All posts by Katherine Garman, M.D.

About Katherine Garman, M.D.

Katie Garman is a physician-scientist advancing patient care through laboratory-based and translational research in gastroenterology. She is also an advocate for women's leadership in science and medicine and she mentors students and trainees in her lab. At Duke University, she loves teaching GI physiology to the next generation of physicians.

Our Work

The Garman Lab is located in the Carmichael Building at Duke as part of Duke’s Molecular Physiology Institute where we study injury, repair, and the development of cancer in the gastrointestinal tract. We are active members of Duke’s Division of Gastroenterology. In the Garman Lab, we are particularly interested in the esophagus, where we study the role of the esophageal submucosal glands as a progenitor cell niche.

Our research includes translational and basic science with a firm foundation in relevant clinical questions. In order to do ensure a strong connection to human health, we have created clinical resources such as the IRB-approved Duke GI tissue repository through which we bank research samples at the time of endoscopy. The GI tissue repository has grown over the past few years and now provides frozen and fresh samples to other basic and translational groups.

In the Garman lab, we begin with observations from human studies and then use models in the lab in order to delve more deeply into the underlying biology. An example of this retro-translational process was a study using our large esophagectomy database to make some new observations about esophageal submucosal glands (ESMGs) (1). We found that while normal ESMGs are made of mucin-filled acini, in other situations (such as when an esophageal cancer is present or when there is an esophageal ulcer) the ESMGs were filled with areas of acinar ductal metaplasia; instead of normal mucin-filled acini, the glands were filled with duct-like structures. These duct-like cells showed markers of proliferation and shared markers with Barrett’s metaplasia. We then developed models of esophageal repair that allowed us to prospectively evaluate the way that the ESMGS respond to injury (2). Again, after injury, the ESMGs became proliferative and assumed a ductal appearance with expression of markers such as SOX9, cytokeratin (CK) 7 and CK8. We also found areas of continuity between the ESMG ducts and areas of new squamous epithelium. One of the most interesting findings of our work thus far is that when we grow ESMGs in 3D culture, two types of spheroids form: one spheroid type is solid and one that is hollow with markers of ducts and Barrett’s esophagus (3).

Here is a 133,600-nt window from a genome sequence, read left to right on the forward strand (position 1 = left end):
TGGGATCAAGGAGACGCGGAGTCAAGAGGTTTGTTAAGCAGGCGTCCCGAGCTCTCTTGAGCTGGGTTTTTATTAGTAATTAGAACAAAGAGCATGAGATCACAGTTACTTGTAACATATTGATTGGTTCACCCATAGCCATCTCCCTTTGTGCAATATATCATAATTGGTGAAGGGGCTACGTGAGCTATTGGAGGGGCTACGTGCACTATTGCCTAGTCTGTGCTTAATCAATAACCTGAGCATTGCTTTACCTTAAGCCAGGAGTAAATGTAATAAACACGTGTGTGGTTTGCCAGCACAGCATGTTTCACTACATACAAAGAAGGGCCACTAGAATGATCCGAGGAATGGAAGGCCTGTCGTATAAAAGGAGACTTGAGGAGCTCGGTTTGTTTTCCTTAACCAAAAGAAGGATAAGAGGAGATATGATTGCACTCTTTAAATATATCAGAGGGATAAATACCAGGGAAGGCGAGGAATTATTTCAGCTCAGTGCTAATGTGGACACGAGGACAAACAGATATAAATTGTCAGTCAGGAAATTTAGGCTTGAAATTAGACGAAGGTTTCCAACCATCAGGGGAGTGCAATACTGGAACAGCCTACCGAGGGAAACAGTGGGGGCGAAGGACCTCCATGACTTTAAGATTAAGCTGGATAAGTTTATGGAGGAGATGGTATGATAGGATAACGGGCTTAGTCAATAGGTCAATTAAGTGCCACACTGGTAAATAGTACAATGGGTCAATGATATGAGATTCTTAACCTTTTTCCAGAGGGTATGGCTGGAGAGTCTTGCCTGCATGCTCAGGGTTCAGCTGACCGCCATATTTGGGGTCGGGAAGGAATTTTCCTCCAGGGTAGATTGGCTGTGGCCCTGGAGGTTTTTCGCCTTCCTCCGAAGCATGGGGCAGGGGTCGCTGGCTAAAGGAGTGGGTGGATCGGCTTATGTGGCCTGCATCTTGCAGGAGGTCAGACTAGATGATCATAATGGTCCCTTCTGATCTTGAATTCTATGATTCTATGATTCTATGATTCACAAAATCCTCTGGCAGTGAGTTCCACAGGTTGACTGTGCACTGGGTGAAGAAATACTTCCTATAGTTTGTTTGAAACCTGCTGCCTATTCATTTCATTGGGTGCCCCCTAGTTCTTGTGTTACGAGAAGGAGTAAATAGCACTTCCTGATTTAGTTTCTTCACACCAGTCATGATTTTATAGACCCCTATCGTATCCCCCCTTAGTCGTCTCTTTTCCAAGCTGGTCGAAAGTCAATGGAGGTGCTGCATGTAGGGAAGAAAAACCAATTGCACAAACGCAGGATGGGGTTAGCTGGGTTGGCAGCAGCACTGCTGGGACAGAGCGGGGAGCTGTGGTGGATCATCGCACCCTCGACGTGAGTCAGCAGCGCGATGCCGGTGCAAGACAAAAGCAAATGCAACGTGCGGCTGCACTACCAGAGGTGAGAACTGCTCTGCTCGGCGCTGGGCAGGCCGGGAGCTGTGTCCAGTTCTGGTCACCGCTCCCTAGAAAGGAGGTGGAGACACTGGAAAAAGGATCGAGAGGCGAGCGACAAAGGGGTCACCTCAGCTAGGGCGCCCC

Using the models that we’ve developed, we are studying how different factors influence the type of spheroids that form from ESMGs in 3D culture. This work is helping us understand more about how Barrett’s metaplasia (a precursor to esophageal adenocarcinoma) forms. Some of our current funding relates to the role of gastrin in esophageal repair and development of neoplasia (R01-DK118022 and T32 DK007568-28S2).

A new area of interest for our group is the role of the microbiota of the upper GI tract in development of cancer. We are interested in improving H pylori eradication as a means of gastric cancer prevention (4).  In addition, we are curious about how the esophageal microbiota contributes to both wound healing and carcinogenesis (5).

Finally, we aim to provide a supportive and collaborative learning environment in the lab. We welcome medical students, fellows and post-docs who are curious, creative and interested in using scientific discovery to promote health.

The Garman Lab has several key collaborators:

  • The Newgard Lab for viral vectors used in 3D culture
  • The Gregory Lab and the Molecular Genomics Core
  • The Blikslager Lab and the Gonzalez Lab at NC State and UNC’s Center for GI Biology and Disease (CGIBD) Large Animal Core
  • Dr. Shannon McCall and Duke’s BioRepository & Precision Pathology Center (BRCP) as well as the Research Immunohistology Lab.

 

 

 

 

References:

 

  1. Garman KS, Kruger L, Thomas S, Swiderska-Syn M, Moser BK, Diehl AM, McCall SJ. Ductal metaplasia in oesophageal submucosal glands is associated with inflammation and oesophageal adenocarcinoma. Histopathology. 2015. Epub 2015/04/08. doi: 10.1111/his.12707. PubMed PMID: 25847432.
  2. Kruger L, Gonzalez LM, Pridgen TA, McCall SJ, von Furstenberg R, Harnden I, Carnighan GE, Cox AM, Blikslager AT, Garman KS. Ductular and proliferative response of esophageal submucosal glands in a porcine model of esophageal injury and repair. Am J Physiol Gastrointest Liver Physiol. 2017:ajpgi 00036 2017. doi: 10.1152/ajpgi.00036.2017. PubMed PMID: 28572084.
  3. von Furstenberg R, Li J, Stolarchuk C, Feder R, Campbell A, Kruger L, Gonzalez LM, Blikslager A, Cardona DM, McCall SJ, Henning SJ, Garman KS. Porcine Esophageal Submucosal Gland Culture Model Shows Capacity for Proliferation and Differentiation. Cellular and Molecular Gastroenterology and Hepatology. 2017;in press. Epub Aug 04, 2017. doi: http://dx.doi.org/10.1016/j.jcmgh.2017.07.005. PubMed PMID: 28936470; PMCID: PMC5602779.
  4. Feder R, Posner S, Qin Y, Zheng J, Chow SC, Garman KS. Helicobacter pylori-associated peptic ulcer disease: A retrospective analysis of post-treatment testing practices. Helicobacter. 2018;23(6):e12540. Epub 2018/09/25. doi: 10.1111/hel.12540. PubMed PMID: 30246287.
  5. Ajayi TA, Cantrell S, Spann A, Garman KS. Barrett’s esophagus and esophageal cancer: Links to microbes and the microbiome. PLoS Pathog. 2018;14(12):e1007384. Epub 2018/12/21. doi: 10.1371/journal.ppat.1007384. PubMed PMID: 30571768; PMCID: PMC6301555.